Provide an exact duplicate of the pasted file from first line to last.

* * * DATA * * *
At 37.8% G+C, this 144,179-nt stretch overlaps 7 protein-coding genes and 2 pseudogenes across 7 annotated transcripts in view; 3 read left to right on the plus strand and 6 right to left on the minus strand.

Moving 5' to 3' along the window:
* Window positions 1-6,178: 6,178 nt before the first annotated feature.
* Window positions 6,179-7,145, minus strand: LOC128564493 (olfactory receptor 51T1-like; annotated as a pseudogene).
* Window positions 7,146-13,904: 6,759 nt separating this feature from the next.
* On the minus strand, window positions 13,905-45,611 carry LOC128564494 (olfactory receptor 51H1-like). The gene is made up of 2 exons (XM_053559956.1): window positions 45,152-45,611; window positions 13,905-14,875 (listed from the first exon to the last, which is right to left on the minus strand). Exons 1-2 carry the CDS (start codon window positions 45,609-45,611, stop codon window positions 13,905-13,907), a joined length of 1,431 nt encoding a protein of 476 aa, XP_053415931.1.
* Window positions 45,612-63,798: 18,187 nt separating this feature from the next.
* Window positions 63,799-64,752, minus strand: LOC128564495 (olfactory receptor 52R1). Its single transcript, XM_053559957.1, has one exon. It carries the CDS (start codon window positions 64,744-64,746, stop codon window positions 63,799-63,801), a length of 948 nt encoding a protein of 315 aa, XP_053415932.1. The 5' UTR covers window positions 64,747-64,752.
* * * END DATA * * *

At 37.8% G+C, this 144,179-nt stretch overlaps 7 protein-coding genes and 2 pseudogenes across 7 annotated transcripts in view; 3 read left to right on the plus strand and 6 right to left on the minus strand.

Moving 5' to 3' along the window:
* Window positions 1-6,178: 6,178 nt before the first annotated feature.
* Window positions 6,179-7,145, minus strand: LOC128564493 (olfactory receptor 51T1-like; annotated as a pseudogene).
* Window positions 7,146-13,904: 6,759 nt separating this feature from the next.
* On the minus strand, window positions 13,905-45,611 carry LOC128564494 (olfactory receptor 51H1-like). The gene is made up of 2 exons (XM_053559956.1): window positions 45,152-45,611; window positions 13,905-14,875 (listed from the first exon to the last, which is right to left on the minus strand). Exons 1-2 carry the CDS (start codon window positions 45,609-45,611, stop codon window positions 13,905-13,907), a joined length of 1,431 nt encoding a protein of 476 aa, XP_053415931.1.
* Window positions 45,612-63,798: 18,187 nt separating this feature from the next.
* Window positions 63,799-64,752, minus strand: LOC128564495 (olfactory receptor 52R1). Its single transcript, XM_053559957.1, has one exon. It carries the CDS (start codon window positions 64,744-64,746, stop codon window positions 63,799-63,801), a length of 948 nt encoding a protein of 315 aa, XP_053415932.1. The 5' UTR covers window positions 64,747-64,752.